Ophelia Songs

In this cycle of four songs I have tried to show the change which takes place in Ophelia: From a normal healthy young woman at the beginning of the play into the tragic and pitiable figure who takes her own life at the end.

There are four movements:

Ophelia 1 (Hamlet, act 2, scene 1), Ophelia 2 (Hamlet, act 3, scene 1), Ophelia 3 (see below), Ophelia 4 (Hamlet, act 4, scene 5)

ophelia

Ophelia 3 - commentary

Ophelia is no more the noble lady of the first song. She is not however completely insane, there is still “method in her madness”.

The singer should show a difference between the anger and bitterness of this song, and the complete withdrawal from the world in the fourth song.

One has the feeling in this third song, that she knows very well what she is saying and how it affects the listener (the Queen, Hamlet’s mother) but she uses a language and a delivery which is the very opposite of that of the noble lady of the first song.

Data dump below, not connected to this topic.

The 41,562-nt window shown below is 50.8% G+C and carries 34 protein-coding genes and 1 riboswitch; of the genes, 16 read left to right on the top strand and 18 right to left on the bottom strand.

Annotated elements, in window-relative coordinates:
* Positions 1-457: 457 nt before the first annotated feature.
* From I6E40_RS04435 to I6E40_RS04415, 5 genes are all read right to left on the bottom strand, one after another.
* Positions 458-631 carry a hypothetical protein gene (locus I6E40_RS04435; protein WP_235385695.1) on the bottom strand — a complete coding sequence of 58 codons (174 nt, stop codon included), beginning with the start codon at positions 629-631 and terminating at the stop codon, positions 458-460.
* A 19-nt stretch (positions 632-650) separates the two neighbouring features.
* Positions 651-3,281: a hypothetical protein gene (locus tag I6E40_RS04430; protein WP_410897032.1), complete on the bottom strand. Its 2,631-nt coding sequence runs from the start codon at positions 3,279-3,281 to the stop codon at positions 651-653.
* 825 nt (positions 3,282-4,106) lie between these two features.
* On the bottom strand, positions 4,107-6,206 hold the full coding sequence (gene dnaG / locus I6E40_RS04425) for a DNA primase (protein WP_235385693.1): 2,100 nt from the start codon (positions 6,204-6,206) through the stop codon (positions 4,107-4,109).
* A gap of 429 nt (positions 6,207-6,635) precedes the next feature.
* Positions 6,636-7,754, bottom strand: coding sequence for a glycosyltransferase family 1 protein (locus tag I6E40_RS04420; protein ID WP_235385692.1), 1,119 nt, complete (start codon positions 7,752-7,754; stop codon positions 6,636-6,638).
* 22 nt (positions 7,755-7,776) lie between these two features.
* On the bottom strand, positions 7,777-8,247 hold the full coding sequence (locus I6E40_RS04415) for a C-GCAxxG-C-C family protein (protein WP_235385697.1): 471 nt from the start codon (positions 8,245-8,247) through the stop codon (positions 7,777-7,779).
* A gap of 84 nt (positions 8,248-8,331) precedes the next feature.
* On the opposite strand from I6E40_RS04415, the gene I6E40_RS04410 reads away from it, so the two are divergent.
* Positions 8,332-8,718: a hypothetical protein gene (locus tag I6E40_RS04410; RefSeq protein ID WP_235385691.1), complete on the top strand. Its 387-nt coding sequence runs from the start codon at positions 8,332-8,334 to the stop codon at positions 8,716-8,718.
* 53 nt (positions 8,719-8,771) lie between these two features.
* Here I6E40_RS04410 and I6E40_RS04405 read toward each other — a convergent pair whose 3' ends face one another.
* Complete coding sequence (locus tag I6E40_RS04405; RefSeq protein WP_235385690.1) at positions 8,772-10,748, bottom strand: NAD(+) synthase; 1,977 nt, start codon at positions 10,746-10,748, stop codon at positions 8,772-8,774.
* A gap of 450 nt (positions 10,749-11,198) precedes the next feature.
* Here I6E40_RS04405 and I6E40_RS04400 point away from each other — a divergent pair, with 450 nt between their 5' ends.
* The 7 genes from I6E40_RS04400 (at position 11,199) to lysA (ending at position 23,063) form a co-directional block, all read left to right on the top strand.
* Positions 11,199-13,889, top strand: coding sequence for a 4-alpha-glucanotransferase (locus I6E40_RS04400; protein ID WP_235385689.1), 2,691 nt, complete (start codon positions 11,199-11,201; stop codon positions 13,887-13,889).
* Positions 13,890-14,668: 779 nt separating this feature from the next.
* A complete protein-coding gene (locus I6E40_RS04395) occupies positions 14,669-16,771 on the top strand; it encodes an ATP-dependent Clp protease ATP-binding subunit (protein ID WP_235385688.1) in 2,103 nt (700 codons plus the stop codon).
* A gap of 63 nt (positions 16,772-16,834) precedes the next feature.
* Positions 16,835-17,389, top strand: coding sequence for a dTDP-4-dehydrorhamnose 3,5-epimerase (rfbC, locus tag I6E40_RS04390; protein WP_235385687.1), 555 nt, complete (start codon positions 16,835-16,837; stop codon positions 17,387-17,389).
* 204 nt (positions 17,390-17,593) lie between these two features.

Her anger with Hamlet for having given her to believe he loved her and now, for no apparent reason, for having rejected her, seems to have robbed her of her own reason.

She believes that Hamlet has used her like a whore and deserted her, and so she now acts the role of a whore. Because she is already slightly mad she is oblivious to the pain that her behaviour and uncouth language has on those around her.

Ophelia 3 - Fiona Powell (soprano), Annette Burkhard (piano)
Ophelia 3

How should I your true love know
From another one?—
By his cockle hat and staff,
And his sandal shoon.

He is dead and gone, lady,
He is dead and gone.
At his head a grass-green turf,
At his heels a stone.

White his shroud as the mountain snow—
Larded with sweet flowers,
Which bewept to the grave did–not–go
With true-love showers.

Tomorrow is Saint Valentine’s day,
All in the morning betime,
And I a maid at your window
To be your Valentine

Then up he rose, and donned his clothes,
And dupped the chamber door;
Let in the maid, that out a maid
Never departed more.

By Gis, and by Saint Charity,
Alack, and fie for shame!
Young men will do’t if they come to’t,
By Cock, they are to blame.

Quoth she ‘Before you tumbled me
You promised me to wed.’
So would I ‘a’ done, by yonder sun,
And thou hadst not come to my bed.

William Shakespeare
Ophelia Songs